What works for one does not work for all


Editorial Board

The Issue:The Board of Regents is proposing a mandatory laptop program to the South Dakota Legislature.

The Stance:In theory, the plan makes sense, but requiring laptops for all students in the regental system does not take into account the needs of everyone involved.

The Board of Regents is pushing for a “Mobile Computing Environment” for all six regental schools across the state. This would require every student to purchase a laptop-one not of their choosing-at the beginning of their freshman year. This added cost would be on top of tuition, room and board, books, dorm room necessities, meal plans and all those other university fees.

The basis for this program comes from Gov. Rounds’ 2010 Education Initiative. It includes a laptop initiative, which provides incentive money for school districts to initiate one-to-laptop programs, or one laptop to every student, for high school students.

At the Aug. 23 BOR meeting, Regent James Hansen noted that the universities have no choice but to be at least at the same technological level as K-12 schools.

Mobile Computing Environment would also provide public universities with funding to improve the wireless infrastructure at each campus. This is not the problem.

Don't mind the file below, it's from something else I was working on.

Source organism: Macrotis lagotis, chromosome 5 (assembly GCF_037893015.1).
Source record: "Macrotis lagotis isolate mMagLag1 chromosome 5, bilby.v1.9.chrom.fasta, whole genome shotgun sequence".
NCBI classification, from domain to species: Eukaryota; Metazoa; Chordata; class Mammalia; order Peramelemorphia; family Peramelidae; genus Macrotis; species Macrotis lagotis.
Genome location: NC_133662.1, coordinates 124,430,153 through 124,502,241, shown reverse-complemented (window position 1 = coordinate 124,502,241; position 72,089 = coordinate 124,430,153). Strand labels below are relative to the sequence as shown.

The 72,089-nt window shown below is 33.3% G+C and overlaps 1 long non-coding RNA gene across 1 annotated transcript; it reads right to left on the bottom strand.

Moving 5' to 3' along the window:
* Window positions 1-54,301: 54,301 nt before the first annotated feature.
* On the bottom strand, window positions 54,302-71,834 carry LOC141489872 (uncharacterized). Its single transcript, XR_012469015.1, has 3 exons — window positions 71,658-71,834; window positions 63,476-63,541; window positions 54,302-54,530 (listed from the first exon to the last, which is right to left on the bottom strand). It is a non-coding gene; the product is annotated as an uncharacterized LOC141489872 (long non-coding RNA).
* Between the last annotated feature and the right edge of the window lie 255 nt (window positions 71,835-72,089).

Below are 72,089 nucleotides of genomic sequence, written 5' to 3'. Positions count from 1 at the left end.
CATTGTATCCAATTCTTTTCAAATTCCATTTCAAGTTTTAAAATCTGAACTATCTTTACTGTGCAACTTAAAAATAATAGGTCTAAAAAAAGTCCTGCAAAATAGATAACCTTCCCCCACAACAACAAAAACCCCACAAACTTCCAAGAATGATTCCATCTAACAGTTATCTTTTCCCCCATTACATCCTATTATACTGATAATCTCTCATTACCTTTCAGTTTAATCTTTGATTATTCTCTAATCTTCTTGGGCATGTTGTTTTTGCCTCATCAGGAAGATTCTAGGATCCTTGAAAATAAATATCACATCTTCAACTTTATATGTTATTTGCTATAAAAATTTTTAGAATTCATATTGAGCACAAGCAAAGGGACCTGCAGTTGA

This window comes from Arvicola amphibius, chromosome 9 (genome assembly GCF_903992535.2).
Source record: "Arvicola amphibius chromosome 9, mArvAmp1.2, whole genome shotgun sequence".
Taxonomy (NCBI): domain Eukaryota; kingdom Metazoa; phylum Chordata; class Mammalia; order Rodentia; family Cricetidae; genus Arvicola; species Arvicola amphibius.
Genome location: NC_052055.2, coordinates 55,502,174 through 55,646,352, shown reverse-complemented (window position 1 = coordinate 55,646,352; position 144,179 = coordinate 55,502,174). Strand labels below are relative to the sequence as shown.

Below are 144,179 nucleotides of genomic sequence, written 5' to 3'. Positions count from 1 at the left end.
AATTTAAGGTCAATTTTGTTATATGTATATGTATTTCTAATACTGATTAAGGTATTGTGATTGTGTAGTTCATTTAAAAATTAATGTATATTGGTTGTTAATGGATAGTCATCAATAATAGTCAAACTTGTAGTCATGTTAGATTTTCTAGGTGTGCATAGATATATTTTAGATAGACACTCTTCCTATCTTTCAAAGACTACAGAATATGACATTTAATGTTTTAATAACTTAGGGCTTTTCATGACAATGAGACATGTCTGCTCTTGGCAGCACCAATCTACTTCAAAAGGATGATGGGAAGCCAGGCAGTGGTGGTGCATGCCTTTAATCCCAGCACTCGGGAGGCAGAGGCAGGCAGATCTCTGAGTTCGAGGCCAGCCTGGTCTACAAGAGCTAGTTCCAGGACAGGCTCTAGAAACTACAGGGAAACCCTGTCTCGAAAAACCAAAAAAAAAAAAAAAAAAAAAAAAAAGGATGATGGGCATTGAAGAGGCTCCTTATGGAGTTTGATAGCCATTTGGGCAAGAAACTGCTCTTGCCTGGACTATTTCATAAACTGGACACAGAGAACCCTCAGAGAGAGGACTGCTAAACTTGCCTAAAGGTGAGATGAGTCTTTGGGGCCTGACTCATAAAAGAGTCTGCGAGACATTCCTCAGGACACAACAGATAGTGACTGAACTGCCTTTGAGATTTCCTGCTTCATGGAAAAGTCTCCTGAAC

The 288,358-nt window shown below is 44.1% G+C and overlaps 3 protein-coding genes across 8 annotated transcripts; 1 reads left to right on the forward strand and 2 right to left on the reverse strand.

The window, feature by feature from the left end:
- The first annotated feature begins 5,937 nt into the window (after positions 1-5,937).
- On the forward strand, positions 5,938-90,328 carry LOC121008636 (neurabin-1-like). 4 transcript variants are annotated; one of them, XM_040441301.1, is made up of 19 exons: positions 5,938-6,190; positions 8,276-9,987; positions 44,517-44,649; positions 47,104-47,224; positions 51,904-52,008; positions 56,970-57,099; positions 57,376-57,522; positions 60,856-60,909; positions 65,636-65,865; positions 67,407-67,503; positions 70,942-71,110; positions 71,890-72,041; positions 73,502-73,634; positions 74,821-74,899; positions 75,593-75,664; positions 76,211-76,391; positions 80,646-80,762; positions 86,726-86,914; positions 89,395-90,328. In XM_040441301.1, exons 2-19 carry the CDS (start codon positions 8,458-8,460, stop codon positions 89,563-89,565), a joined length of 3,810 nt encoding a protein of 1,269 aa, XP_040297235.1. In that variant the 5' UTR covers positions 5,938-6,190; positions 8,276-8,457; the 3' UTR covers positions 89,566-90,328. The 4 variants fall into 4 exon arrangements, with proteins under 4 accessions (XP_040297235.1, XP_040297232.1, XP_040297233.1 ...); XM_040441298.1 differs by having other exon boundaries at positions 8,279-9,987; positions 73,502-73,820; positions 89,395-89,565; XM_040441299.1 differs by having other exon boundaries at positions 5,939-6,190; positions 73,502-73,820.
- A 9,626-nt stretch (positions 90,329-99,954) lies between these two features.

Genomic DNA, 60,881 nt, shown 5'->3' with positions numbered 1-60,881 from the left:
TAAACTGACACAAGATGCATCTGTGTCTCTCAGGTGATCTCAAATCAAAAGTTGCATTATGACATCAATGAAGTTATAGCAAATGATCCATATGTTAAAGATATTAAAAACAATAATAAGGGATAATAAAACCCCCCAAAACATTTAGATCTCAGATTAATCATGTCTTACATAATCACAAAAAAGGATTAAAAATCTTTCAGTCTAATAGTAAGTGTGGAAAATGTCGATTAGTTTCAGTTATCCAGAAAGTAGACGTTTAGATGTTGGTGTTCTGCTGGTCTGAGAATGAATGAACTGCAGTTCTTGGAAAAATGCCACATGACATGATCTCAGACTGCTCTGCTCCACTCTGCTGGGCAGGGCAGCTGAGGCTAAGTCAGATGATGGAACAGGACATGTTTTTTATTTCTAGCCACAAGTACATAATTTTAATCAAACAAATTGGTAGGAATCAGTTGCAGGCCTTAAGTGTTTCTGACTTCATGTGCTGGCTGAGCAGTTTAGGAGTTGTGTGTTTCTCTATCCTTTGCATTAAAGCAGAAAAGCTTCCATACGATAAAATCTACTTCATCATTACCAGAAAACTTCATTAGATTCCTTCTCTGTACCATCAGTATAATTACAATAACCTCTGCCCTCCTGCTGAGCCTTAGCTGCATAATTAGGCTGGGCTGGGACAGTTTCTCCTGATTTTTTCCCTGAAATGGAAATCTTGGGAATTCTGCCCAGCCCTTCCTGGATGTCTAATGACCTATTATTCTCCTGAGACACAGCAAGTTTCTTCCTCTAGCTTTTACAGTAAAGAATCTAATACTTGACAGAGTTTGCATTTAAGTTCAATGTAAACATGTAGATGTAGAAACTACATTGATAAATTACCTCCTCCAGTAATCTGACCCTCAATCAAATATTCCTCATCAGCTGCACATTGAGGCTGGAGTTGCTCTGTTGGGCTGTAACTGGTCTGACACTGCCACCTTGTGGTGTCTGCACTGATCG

What is a problem is the fact that the Regents are saying that because this type of program works at a smaller university like Dakota State, a computer science based campus that is already completely wireless and requires students to purchase a Tablet PC, it will work at larger schools like USD and SDSU, which have a broad range of study. The regents assume that what works for one will work for all.

Are the regents going to be choosing the computers students have to use for all six public universities, or will it be left to individual schools to decide? Will students have options to choose from, or will there be one computer to meet the needs of more than 32,000 students?

Having a narrow range of choices does not make sense for every program offered in South Dakota. An English major would not need a computer with the same capabilities as an engineering student. A general agriculture student would not need the same software as a graphic design major. Some departments will want PCs; others will want Macs.

Every computer in on-campus labs was replaced this summer, and new computers were added to the laptop checkout programs in The Union and Briggs Library. Requiring students to purchase new laptops would negate any benefits that came from this update, wasting thousands of university dollars.

SDSU is a land-grant university. The mission of a land-grant university is to provide a higher education option for everyone. Traditionally, this means that students from lower income families and first generation students are drawn to SDSU because it is affordable. Mandating the purchase of laptops would increase student cost, making SDSU less appealing to students. Approximately 87 percent of SDSU students already receive financial aid in the form of grants and loans. Having to purchase a laptop would mean that students already receiving financial aid would need more of it and students who do not need it now, would. This would lessen the amount of federal aid available as more and more students apply.

This idea is good in theory, but the Regents should respect the independence of the different schools by allowing them to decide for themselves whether to require laptops. Each school will probably decide to go this route eventually, but they should be able to do it when it is right for their school.